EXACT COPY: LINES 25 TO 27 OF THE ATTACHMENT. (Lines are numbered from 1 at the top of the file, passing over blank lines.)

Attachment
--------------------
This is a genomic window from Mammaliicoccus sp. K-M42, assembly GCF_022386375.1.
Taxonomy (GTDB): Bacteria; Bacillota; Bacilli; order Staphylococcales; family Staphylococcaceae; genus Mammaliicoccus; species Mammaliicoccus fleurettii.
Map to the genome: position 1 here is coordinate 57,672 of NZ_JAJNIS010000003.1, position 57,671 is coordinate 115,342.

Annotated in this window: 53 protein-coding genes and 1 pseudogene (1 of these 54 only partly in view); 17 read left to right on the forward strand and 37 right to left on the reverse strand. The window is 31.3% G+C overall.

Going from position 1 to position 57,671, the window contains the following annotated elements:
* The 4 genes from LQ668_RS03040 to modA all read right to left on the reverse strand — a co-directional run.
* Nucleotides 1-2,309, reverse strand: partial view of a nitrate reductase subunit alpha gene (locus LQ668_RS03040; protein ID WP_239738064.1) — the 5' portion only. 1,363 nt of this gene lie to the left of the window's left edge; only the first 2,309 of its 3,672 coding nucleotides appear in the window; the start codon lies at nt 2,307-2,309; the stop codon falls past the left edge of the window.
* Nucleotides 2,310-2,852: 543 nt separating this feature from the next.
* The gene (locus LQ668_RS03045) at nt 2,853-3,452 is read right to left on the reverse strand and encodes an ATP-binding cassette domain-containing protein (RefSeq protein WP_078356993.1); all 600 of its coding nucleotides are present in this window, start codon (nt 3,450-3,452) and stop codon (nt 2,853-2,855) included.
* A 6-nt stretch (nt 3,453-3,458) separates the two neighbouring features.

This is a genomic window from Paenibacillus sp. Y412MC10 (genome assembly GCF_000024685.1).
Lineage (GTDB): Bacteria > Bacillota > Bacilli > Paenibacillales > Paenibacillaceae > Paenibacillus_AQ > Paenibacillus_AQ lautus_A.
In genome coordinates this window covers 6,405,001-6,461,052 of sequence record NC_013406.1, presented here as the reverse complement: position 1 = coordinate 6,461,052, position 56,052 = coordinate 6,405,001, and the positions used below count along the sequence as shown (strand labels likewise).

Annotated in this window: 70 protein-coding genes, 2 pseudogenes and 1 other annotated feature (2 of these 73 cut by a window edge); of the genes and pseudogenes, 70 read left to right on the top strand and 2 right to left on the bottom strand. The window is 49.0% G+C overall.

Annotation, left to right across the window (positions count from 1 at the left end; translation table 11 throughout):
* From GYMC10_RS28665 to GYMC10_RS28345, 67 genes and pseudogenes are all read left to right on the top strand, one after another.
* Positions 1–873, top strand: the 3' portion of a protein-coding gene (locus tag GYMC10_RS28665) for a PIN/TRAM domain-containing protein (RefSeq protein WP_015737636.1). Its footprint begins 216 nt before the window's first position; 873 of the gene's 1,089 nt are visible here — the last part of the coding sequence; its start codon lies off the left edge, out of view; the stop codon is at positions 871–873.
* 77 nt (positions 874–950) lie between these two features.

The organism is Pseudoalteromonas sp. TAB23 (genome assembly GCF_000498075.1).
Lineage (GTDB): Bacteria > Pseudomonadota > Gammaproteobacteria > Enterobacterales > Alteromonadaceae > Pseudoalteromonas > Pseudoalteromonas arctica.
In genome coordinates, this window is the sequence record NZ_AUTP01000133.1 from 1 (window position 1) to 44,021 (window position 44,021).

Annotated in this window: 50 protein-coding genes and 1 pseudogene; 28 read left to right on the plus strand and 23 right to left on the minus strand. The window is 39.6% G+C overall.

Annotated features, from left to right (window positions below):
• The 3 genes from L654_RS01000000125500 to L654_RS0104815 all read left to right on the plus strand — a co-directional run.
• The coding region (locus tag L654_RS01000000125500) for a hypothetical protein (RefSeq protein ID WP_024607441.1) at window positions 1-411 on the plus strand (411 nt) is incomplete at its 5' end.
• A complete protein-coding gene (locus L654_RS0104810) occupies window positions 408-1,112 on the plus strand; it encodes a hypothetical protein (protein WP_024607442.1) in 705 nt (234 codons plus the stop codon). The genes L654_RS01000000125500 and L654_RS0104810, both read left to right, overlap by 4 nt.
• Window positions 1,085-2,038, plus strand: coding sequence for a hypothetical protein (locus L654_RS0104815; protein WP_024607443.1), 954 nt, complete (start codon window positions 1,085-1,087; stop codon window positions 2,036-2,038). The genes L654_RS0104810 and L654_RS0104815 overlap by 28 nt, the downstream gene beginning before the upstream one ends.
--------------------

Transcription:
• The coding region (locus tag L654_RS01000000125500) for a hypothetical protein (RefSeq protein ID WP_024607441.1) at window positions 1-411 on the plus strand (411 nt) is incomplete at its 5' end.
• A complete protein-coding gene (locus L654_RS0104810) occupies window positions 408-1,112 on the plus strand; it encodes a hypothetical protein (protein WP_024607442.1) in 705 nt (234 codons plus the stop codon). The genes L654_RS01000000125500 and L654_RS0104810, both read left to right, overlap by 4 nt.
• Window positions 1,085-2,038, plus strand: coding sequence for a hypothetical protein (locus L654_RS0104815; protein WP_024607443.1), 954 nt, complete (start codon window positions 1,085-1,087; stop codon window positions 2,036-2,038). The genes L654_RS0104810 and L654_RS0104815 overlap by 28 nt, the downstream gene beginning before the upstream one ends.